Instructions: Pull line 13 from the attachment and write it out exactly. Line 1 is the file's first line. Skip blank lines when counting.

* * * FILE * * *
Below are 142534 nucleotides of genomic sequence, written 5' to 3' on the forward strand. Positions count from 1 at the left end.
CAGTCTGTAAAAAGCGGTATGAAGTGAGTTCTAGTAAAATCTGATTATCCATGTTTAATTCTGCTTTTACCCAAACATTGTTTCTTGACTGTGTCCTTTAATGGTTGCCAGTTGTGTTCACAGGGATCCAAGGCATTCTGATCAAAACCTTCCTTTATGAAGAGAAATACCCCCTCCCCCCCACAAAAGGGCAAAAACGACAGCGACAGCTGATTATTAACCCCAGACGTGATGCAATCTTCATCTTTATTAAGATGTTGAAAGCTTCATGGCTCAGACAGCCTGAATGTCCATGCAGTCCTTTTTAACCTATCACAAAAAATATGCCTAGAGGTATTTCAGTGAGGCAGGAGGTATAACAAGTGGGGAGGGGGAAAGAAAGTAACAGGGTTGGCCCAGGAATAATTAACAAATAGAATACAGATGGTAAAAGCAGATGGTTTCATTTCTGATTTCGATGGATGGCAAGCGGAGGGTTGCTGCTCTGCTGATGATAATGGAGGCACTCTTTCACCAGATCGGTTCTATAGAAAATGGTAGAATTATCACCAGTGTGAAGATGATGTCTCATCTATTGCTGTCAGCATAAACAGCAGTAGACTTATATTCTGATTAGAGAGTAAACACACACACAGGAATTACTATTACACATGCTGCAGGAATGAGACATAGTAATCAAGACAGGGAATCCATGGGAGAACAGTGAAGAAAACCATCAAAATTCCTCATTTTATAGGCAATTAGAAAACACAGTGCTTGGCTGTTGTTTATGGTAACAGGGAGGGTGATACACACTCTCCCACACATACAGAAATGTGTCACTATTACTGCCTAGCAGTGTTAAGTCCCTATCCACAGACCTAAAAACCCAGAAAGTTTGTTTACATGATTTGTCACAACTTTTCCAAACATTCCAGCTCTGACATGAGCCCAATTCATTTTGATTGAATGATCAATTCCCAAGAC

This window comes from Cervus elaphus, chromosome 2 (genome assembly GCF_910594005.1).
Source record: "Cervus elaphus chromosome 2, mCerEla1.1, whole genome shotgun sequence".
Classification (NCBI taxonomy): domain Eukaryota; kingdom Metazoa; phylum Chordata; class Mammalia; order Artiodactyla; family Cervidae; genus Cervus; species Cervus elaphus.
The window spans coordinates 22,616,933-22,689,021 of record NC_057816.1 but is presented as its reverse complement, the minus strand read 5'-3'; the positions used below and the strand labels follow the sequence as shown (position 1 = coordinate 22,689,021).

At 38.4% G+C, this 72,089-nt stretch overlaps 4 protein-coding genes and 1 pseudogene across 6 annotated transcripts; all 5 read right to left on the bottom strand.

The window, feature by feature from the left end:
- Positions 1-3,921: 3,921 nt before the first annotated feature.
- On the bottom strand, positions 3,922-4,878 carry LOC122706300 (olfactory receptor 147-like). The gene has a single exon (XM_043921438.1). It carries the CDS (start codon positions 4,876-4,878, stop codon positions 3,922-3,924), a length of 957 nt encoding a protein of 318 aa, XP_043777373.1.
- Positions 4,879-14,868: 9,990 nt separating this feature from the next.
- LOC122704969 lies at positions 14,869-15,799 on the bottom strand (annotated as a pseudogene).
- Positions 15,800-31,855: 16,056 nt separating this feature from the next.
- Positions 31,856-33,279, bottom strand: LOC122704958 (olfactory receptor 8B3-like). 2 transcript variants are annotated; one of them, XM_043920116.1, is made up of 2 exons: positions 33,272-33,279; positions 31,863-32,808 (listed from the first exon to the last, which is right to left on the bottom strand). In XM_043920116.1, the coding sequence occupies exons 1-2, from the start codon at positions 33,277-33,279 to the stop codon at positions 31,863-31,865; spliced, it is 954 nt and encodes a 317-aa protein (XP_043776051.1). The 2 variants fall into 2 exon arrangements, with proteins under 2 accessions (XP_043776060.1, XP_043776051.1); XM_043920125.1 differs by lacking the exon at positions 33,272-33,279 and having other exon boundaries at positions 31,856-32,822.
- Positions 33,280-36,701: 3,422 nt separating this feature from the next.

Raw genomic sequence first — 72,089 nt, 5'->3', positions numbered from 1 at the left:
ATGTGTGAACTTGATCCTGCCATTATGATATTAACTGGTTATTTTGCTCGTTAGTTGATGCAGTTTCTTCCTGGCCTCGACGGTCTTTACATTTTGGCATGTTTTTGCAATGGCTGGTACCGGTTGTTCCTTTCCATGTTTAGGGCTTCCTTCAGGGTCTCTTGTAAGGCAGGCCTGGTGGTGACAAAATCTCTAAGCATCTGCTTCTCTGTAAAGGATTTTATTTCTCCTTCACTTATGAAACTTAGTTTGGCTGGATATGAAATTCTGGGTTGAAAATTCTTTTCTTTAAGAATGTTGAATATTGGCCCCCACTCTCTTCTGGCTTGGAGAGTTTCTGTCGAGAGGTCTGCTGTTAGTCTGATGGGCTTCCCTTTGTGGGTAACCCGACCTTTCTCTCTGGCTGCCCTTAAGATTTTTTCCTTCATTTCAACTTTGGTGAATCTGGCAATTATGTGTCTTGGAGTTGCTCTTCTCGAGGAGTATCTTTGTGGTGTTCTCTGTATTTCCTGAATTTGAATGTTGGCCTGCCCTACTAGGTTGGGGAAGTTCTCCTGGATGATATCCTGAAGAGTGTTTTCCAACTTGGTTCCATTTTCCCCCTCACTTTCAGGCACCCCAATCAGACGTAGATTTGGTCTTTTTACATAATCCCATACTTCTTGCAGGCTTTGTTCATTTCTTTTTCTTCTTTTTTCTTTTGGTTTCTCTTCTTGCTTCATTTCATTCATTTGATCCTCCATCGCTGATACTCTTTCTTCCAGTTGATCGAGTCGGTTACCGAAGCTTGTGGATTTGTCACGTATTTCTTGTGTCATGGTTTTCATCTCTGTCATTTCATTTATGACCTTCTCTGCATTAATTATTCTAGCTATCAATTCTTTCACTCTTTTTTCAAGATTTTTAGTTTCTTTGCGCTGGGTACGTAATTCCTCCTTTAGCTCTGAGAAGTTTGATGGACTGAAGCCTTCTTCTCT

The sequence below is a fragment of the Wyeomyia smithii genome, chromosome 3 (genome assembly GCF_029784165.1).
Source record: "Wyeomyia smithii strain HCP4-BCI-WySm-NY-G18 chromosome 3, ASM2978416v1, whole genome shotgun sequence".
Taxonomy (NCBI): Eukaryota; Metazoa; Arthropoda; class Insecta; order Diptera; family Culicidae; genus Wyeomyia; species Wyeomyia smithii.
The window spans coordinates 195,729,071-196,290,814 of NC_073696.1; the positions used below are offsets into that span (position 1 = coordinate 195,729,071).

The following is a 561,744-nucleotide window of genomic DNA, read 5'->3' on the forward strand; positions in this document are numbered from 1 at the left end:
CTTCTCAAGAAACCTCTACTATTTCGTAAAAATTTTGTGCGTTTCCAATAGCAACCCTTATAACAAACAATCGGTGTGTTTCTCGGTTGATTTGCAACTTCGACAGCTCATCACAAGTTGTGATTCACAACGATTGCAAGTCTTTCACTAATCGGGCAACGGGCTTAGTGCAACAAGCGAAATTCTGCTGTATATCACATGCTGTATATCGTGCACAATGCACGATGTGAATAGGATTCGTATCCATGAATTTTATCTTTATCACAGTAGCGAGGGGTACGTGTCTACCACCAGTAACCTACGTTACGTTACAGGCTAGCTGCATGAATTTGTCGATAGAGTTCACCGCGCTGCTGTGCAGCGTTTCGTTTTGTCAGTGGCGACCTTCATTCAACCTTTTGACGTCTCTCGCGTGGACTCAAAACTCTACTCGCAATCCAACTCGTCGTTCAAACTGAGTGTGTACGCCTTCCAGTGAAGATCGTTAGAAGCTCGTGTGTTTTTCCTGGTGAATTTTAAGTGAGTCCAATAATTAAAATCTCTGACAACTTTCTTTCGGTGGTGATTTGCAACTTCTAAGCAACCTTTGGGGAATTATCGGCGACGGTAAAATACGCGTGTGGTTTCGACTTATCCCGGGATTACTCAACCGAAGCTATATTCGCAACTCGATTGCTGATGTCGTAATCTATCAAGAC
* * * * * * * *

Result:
- Positions 15,800-31,855: 16,056 nt separating this feature from the next.